The Way to the Kingdom
By John Wesley
(text from the 1872 edition - Thomas Jackson, editor)
"The kingdom of God is at hand: repent ye, and believe the gospel." Mark 1:15
These words naturally lead us to consider,
First, the nature of true religion, here termed by our Lord, "the kingdom of God," which, saith he, "is at hand;" and,
Secondly, the way thereto, which he points out in those words, "Repent ye, and believe the gospel."
1. We are, First, to consider the nature of true religion, here termed by our Lord, "the kingdom of God." The same expression the great Apostle uses in his Epistle to the Romans, where he likewise explains his Lord's words, saying, "The kingdom of God is not meat and drink; but righteousness, and peace, and joy in the Holy Ghost." (Rom. 14:17.)
2. "The kingdom of God," or true religion, "is not meat and drink." It is well known that not only the unconverted Jews, but great numbers of those who had received the faith of Christ, were, notwithstanding "zealous of the law," (Acts 21:20,) even the ceremonial law of Moses. Whatsoever, therefore, they found written therein, either concerning meat and drink offerings, or the distinction between clean and unclean meats, they not only observed themselves, but vehemently pressed the same even on those "among the Gentiles" (or heathens) "who were turned to God;" yea, to such a degree, that some of them taught, wheresoever they came among them, "Except ye be circumcised, and keep the law," (the whole ritual law,) "ye cannot be saved." (Acts 15:1, 24.)
3. In opposition to these, the Apostle declares, both here and in many other places, that true religion does not consist in meat and drink, or in any ritual observances; nor, indeed in any outward thing whatever; in anything exterior to the heart; the whole substance thereof lying in "righteousness, peace, and joy in the Holy Ghost."
4. Not in any outward thing; such as forms, or ceremonies, even of the most excellent kind. Supposing these to be ever so decent and significant, ever so expressive of inward things: supposing them ever so helpful, not only to the vulgar, whose thought reaches little farther than their sight; but even to men of understanding, men of strong capacities, as doubtless they may sometimes be: Yea, supposing them, as in the case of the Jews, to be appointed by God himself; yet even during the period of time wherein that appointment remains in force, true religion does not principally consist therein; nay, strictly speaking, not at all. How much more must this hold concerning such rites and forms as are only of human appointment! The religion of Christ rises infinitely higher, and lies immensely deeper, than all these. These are good in their place; just so far as they are in fact subservient to true religion. And it were superstition to object against them, while they are applied only as occasional helps to human weakness. But let no man carry them farther. Let no man dream that they have any intrinsic worth; or that religion cannot subsist without them. This were to make them an abomination to the Lord.
5. The nature of religion is so far from consisting in these, in forms of worship, or rites and ceremonies, that it does not properly consist in any outward actions, of what kind so ever. It is true, a man cannot have any religion who is guilty of vicious, immoral actions; or who does to others what he would not they should do to him, if he were in the same circumstance. And it is also true, that he can have no real religion who "knows to do good, and doth it not." Yet may a man both abstain from outward evil, and do good, and still have no religion. Yea, two persons may do the same outward work; suppose, feeding the hungry, or clothing the naked; and, in the meantime, one of these may be truly religious, and the other have no religion at all: For the one may act from the love of God, and the other from the love of praise. So manifest it is, that although true religion naturally leads to every good word and work, yet the real nature thereof lies deeper still, even in "the hidden man of the heart."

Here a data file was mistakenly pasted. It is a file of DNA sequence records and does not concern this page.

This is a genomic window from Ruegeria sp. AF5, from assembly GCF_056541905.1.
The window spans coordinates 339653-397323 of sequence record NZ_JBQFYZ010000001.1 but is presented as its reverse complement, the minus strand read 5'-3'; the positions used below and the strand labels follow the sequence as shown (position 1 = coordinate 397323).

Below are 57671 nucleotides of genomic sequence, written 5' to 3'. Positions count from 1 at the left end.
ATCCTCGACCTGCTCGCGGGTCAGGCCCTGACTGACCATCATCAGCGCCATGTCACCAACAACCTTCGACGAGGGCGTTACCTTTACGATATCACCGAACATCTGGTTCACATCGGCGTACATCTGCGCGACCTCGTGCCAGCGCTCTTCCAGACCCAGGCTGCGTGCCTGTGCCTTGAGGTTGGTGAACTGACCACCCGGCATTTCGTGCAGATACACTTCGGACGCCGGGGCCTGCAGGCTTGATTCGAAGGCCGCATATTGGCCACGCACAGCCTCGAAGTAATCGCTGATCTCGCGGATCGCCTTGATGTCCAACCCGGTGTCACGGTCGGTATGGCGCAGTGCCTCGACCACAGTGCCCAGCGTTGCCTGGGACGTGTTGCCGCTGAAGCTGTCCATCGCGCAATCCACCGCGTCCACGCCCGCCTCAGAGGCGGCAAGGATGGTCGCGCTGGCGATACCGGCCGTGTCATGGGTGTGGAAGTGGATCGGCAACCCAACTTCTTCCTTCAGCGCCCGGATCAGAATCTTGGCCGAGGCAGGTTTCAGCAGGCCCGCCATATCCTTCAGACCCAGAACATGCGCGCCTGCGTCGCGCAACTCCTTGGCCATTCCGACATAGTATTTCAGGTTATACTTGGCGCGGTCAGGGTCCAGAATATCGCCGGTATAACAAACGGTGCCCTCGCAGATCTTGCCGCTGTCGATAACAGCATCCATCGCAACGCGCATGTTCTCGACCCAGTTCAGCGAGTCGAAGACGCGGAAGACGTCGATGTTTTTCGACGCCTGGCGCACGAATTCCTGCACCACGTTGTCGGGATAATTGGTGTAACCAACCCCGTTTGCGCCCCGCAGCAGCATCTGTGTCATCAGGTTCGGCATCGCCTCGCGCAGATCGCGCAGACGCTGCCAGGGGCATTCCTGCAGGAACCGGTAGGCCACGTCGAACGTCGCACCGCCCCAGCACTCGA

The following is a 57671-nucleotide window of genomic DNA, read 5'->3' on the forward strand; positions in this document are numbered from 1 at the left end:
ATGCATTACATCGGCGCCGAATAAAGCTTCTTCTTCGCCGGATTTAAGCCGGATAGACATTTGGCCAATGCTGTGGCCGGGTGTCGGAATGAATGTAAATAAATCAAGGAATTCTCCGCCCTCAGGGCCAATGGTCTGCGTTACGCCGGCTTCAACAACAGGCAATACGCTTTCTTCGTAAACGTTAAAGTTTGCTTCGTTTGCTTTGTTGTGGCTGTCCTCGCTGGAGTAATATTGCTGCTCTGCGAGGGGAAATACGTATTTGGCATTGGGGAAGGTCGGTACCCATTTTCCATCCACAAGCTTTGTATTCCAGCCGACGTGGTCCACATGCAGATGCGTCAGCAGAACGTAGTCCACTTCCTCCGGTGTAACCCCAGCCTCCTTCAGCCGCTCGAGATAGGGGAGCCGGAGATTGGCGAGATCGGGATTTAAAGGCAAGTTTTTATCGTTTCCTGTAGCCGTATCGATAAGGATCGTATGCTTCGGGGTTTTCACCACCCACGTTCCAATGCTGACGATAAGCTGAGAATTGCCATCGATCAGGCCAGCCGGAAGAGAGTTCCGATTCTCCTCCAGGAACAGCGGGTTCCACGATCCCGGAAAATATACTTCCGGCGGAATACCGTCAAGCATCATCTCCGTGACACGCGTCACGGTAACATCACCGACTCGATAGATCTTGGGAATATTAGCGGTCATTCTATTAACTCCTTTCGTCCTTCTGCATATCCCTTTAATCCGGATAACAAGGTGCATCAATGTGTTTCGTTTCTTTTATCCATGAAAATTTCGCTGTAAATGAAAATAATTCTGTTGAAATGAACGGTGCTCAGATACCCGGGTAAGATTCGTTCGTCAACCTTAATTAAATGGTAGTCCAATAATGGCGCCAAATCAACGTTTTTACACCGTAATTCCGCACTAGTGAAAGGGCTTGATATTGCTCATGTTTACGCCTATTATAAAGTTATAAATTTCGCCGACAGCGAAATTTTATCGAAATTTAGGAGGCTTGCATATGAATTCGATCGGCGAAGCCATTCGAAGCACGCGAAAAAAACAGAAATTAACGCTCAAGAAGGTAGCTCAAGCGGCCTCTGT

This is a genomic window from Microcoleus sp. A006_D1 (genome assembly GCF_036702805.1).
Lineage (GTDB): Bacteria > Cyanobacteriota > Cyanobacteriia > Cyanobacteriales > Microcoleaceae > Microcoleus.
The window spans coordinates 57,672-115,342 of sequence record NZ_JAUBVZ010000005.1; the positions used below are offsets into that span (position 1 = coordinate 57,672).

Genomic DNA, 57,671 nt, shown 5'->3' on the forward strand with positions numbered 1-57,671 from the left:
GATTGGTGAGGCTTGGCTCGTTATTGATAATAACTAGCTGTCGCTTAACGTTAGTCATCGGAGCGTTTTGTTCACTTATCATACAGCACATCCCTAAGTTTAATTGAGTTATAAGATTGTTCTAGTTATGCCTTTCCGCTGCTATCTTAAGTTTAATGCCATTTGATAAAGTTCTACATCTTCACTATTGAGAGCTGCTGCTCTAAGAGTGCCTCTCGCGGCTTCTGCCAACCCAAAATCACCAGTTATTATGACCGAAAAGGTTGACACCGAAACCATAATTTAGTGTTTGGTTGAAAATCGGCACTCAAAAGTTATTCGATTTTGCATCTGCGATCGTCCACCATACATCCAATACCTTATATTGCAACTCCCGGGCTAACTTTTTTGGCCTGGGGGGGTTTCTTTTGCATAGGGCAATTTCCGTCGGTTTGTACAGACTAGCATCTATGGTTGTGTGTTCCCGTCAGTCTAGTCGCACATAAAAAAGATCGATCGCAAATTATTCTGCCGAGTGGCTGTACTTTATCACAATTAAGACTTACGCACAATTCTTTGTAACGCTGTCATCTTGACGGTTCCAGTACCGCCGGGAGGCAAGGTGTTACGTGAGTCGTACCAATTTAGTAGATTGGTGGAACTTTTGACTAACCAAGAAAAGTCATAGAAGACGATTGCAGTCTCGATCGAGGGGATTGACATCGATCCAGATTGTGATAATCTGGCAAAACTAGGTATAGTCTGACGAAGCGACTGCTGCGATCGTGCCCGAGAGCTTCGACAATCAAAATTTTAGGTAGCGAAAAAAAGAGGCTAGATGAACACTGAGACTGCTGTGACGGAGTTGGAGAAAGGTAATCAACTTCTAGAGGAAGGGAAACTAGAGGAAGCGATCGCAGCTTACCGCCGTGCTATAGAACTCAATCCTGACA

6. I say of the heart. For neither does religion consist in Orthodoxy, or right opinions; which, although they are not properly outward things, are not in the heart, but the understanding. A man may be orthodox in every point; he may not only espouse right opinions, but zealously defend them against all opposers; he may think justly concerning the incarnation of our Lord, concerning the ever-blessed Trinity, and every other doctrine contained in the oracles of God; he may assent to all the three creeds, -- that called the Apostles', the Nicene, and the Athanasian; and yet it is possible he may have no religion at all, no more than a Jew, Turk, or pagan. He may be almost as orthodox -- as the devil, (though, indeed, not altogether; for every man errs in something; whereas we can't well conceive him to hold any erroneous opinion,) and may, all the while be as great a stranger as he to the religion of the heart.
7. This alone is religion, truly so called: This alone is in the sight of God of great price. The Apostle sums it all up in three particulars, "righteousness, and peace, and joy in the Holy Ghost." And, First, righteousness. We cannot be at a loss concerning this, if we remember the words of our Lord, describing the two grand branches thereof, on which "hang all the law and the prophets;" "Thou shalt love the Lord thy God with all thy heart, and with all thy mind, and with all thy soul, and with all thy strength: This is the first and great commandment;" (Mark 12:30;) the first and great branch of Christian righteousness. Thou shalt delight thyself in the Lord thy God; thou shalt seek and find all happiness in him. He shall be "thy shield, and thy exceeding great reward," in time and in eternity. All thy bones shall say, "Whom have I in heaven but thee? And there is none upon earth that I desire beside thee!" Thou shalt hear and fulfil His word who saith, "My son, give me thy heart." And, having given him thy heart, thy inmost soul, to reign there without a rival, thou mayest well cry out, in the fullness of thy heart, "I will love thee, O Lord, my strength. The Lord is my strong rock, and my defence; my Saviour, my God, and my might, in whom I will trust; my buckler, the horn also of my salvation, and my refuge."